3. left vs inner join: df1.join(df2) does a left join by default (keeps all rows of df1), but df.merge does an inner join by default (returns only matching rows of df1 and df2).

So, the generic approach is to use pandas.merge(df1, df2) or df1.merge(df2). But for a number of common situations (keeping all rows of df1 and joining to an index in df2), you can save some typing by using df1.join(df2) instead.

Some notes on these issues from the documentation at http://pandas.pydata.org/pandas-docs/stable/merging.html#database-style-dataframe-joining-merging:

merge is a function in the pandas namespace, and it is also available as a DataFrame instance method, with the calling DataFrame being implicitly considered the left object in the join.

The related DataFrame.join method, uses merge internally for the index-on-index and index-on-column(s) joins, but joins on indexes by default rather than trying to join on common columns (the default behavior for merge). If you are joining on index, you may wish to use DataFrame.join to save yourself some typing.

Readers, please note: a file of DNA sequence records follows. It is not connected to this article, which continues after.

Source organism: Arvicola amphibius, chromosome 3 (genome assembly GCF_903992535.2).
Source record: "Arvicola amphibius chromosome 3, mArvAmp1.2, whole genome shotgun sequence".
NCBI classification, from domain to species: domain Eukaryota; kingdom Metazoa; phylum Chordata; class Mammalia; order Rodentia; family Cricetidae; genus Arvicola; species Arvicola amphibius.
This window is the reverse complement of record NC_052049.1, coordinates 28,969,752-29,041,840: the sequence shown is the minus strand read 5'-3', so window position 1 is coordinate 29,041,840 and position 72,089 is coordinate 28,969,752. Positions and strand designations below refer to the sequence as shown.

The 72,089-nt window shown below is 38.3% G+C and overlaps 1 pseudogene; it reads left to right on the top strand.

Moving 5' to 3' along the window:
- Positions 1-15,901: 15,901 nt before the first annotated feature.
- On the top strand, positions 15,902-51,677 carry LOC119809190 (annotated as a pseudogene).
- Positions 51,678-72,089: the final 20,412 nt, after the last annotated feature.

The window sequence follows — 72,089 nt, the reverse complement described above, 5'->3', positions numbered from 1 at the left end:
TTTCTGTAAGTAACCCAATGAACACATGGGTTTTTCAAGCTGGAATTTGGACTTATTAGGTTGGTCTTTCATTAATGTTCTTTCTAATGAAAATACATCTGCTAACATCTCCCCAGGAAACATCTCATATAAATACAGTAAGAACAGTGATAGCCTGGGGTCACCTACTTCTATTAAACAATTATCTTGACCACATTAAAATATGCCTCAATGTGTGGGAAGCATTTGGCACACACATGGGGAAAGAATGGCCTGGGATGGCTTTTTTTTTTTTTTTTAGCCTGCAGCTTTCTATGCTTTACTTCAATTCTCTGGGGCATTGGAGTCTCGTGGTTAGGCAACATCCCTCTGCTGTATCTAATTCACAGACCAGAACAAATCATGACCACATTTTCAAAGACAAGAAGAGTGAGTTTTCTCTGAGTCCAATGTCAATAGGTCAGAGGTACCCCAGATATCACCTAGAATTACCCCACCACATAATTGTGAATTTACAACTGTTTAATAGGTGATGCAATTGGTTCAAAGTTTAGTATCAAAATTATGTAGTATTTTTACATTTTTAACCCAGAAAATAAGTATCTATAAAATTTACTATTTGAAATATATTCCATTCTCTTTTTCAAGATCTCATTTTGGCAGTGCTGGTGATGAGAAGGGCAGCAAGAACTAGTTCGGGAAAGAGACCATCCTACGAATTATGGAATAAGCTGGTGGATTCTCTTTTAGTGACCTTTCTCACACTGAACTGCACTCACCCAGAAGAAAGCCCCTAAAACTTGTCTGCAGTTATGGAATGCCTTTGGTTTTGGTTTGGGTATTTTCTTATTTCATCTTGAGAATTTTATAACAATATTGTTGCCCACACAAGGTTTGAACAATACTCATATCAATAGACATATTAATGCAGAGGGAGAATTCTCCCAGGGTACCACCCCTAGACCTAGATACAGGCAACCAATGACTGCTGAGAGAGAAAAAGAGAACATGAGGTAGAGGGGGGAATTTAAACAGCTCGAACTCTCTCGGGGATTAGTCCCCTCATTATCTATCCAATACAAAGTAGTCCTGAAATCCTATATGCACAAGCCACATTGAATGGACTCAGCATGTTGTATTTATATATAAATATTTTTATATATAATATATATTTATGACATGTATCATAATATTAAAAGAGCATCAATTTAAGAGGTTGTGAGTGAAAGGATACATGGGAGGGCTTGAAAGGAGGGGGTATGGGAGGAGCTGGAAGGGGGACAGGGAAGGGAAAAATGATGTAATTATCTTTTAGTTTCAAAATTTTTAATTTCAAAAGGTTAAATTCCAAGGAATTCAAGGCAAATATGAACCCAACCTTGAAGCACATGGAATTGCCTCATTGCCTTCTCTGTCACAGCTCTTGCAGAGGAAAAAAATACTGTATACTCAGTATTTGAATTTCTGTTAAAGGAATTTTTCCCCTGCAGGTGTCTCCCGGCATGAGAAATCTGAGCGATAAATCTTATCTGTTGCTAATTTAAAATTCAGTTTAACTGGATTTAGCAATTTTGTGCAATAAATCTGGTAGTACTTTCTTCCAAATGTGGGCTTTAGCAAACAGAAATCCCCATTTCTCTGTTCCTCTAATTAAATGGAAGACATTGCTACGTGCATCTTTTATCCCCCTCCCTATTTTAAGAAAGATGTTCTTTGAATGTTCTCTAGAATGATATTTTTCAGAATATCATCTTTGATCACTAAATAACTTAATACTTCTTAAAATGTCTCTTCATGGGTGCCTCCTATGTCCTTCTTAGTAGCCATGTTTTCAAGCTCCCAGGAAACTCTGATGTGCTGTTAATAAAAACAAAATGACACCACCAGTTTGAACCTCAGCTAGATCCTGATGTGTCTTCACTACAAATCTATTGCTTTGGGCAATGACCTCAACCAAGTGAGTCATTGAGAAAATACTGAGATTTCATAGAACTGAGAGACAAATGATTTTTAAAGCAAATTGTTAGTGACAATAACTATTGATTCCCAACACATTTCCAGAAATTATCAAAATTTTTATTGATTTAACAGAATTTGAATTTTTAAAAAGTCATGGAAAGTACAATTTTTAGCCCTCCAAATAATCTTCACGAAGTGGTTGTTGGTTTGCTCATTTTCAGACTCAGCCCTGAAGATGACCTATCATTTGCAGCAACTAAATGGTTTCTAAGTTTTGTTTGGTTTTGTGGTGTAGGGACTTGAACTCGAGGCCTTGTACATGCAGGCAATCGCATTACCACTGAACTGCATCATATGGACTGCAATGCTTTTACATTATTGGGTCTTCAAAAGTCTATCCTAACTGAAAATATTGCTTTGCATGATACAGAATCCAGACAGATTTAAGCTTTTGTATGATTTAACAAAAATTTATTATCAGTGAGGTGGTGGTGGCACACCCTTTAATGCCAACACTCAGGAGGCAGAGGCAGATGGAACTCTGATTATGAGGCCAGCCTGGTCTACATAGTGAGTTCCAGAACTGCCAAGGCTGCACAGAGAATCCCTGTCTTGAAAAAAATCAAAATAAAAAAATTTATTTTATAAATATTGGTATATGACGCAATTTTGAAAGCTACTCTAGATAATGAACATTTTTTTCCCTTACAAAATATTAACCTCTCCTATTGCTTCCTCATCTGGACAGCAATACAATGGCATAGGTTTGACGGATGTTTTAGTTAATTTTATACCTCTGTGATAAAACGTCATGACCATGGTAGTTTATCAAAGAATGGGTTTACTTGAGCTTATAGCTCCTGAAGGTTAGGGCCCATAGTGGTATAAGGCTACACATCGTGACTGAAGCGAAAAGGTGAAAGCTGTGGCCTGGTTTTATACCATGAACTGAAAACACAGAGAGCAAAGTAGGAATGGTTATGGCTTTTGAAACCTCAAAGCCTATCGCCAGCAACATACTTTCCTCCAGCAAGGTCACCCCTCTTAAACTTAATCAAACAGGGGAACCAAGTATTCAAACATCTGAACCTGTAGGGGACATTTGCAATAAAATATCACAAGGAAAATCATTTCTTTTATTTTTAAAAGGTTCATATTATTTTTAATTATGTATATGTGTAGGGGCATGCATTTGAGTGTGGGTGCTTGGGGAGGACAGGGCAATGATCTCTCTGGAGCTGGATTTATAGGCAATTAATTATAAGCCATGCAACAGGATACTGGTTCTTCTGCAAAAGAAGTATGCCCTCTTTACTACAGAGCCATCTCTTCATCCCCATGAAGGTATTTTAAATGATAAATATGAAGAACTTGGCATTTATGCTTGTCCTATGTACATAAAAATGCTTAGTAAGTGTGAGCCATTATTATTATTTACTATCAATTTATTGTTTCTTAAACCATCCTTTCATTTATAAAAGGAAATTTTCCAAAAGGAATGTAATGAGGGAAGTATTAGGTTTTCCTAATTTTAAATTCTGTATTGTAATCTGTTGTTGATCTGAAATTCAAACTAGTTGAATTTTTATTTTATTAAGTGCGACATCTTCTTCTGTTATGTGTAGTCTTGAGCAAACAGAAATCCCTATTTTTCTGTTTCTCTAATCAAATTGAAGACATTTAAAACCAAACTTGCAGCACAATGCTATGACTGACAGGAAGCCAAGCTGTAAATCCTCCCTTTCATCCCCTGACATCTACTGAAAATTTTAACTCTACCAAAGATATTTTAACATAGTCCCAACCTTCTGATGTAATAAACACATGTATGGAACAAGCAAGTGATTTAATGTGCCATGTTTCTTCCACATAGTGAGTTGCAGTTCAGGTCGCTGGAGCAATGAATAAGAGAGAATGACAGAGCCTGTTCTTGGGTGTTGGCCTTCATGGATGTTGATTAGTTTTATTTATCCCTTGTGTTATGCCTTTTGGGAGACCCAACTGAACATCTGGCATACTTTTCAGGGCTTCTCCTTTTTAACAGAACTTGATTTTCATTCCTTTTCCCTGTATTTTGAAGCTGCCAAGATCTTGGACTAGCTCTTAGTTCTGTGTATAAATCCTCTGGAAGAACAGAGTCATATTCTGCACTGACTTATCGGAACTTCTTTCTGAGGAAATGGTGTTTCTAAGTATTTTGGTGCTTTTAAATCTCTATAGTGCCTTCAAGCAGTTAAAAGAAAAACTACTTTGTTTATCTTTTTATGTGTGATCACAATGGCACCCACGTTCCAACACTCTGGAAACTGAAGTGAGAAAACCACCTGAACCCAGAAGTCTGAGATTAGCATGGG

These two function calls are completely equivalent:

left.join(right, on=key_or_keys)
pd.merge(left, right, left_on=key_or_keys, right_index=True, how='left', sort=False)
  • @Matthias Fripp, Perhaps for the more experienced it goes without saying, but it could also be said that "lookup on right table: df1.join(df2) can be overridden to df1.join(df2, on=key_or_keys? Commented Feb 19, 2019 at 0:00
  • 1
    @spacedustpi, I think you are saying that you can use on=key_or_keys to change the way rows are found in the right table. However, that is not actually the case. The on argument changes the lookup on the left table (df1) from index to column(s). However, even with this argument, the right table (df2) will be matched via its index. (See the last example above.) Commented Feb 19, 2019 at 5:28
  • 1
    Pandas has several methods to deal with these situations, among them merge, join, append, concat, combine, combine_first. Take a look at each of these to have a glimpse about which one would be the best fit for your situation
    – xiaxio
    Commented Mar 29, 2020 at 19:03
  • 1
    I initially thought a.join(b, on=col) would use col in both a and b, but it always joins vs the index in b. Surprising.
    – creanion
    Commented Jun 15, 2022 at 19:41

I always use join on indices:

import pandas as pd